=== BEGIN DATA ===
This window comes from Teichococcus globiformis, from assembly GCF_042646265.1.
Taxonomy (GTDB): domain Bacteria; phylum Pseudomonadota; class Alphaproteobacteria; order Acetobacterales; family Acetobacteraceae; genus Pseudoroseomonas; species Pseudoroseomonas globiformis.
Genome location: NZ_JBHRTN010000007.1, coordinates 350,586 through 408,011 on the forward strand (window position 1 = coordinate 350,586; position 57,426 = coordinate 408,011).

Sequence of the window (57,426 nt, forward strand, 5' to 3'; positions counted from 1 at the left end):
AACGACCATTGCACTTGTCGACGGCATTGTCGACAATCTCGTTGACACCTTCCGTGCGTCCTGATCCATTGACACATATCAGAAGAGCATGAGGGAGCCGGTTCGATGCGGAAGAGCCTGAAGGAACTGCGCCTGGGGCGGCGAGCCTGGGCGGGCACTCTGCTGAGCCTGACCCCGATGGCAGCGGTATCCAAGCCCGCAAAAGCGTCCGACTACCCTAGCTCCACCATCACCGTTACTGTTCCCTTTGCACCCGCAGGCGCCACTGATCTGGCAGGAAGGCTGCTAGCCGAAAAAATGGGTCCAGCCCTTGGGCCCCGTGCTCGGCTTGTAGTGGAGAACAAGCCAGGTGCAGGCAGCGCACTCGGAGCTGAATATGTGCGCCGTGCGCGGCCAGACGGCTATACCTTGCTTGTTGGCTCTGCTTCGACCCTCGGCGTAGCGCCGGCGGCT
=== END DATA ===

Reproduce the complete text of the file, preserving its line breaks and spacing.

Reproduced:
This window comes from Teichococcus globiformis, from assembly GCF_042646265.1.
Taxonomy (GTDB): domain Bacteria; phylum Pseudomonadota; class Alphaproteobacteria; order Acetobacterales; family Acetobacteraceae; genus Pseudoroseomonas; species Pseudoroseomonas globiformis.
Genome location: NZ_JBHRTN010000007.1, coordinates 350,586 through 408,011 on the forward strand (window position 1 = coordinate 350,586; position 57,426 = coordinate 408,011).

Sequence of the window (57,426 nt, forward strand, 5' to 3'; positions counted from 1 at the left end):
AACGACCATTGCACTTGTCGACGGCATTGTCGACAATCTCGTTGACACCTTCCGTGCGTCCTGATCCATTGACACATATCAGAAGAGCATGAGGGAGCCGGTTCGATGCGGAAGAGCCTGAAGGAACTGCGCCTGGGGCGGCGAGCCTGGGCGGGCACTCTGCTGAGCCTGACCCCGATGGCAGCGGTATCCAAGCCCGCAAAAGCGTCCGACTACCCTAGCTCCACCATCACCGTTACTGTTCCCTTTGCACCCGCAGGCGCCACTGATCTGGCAGGAAGGCTGCTAGCCGAAAAAATGGGTCCAGCCCTTGGGCCCCGTGCTCGGCTTGTAGTGGAGAACAAGCCAGGTGCAGGCAGCGCACTCGGAGCTGAATATGTGCGCCGTGCGCGGCCAGACGGCTATACCTTGCTTGTTGGCTCTGCTTCGACCCTCGGCGTAGCGCCGGCGGCT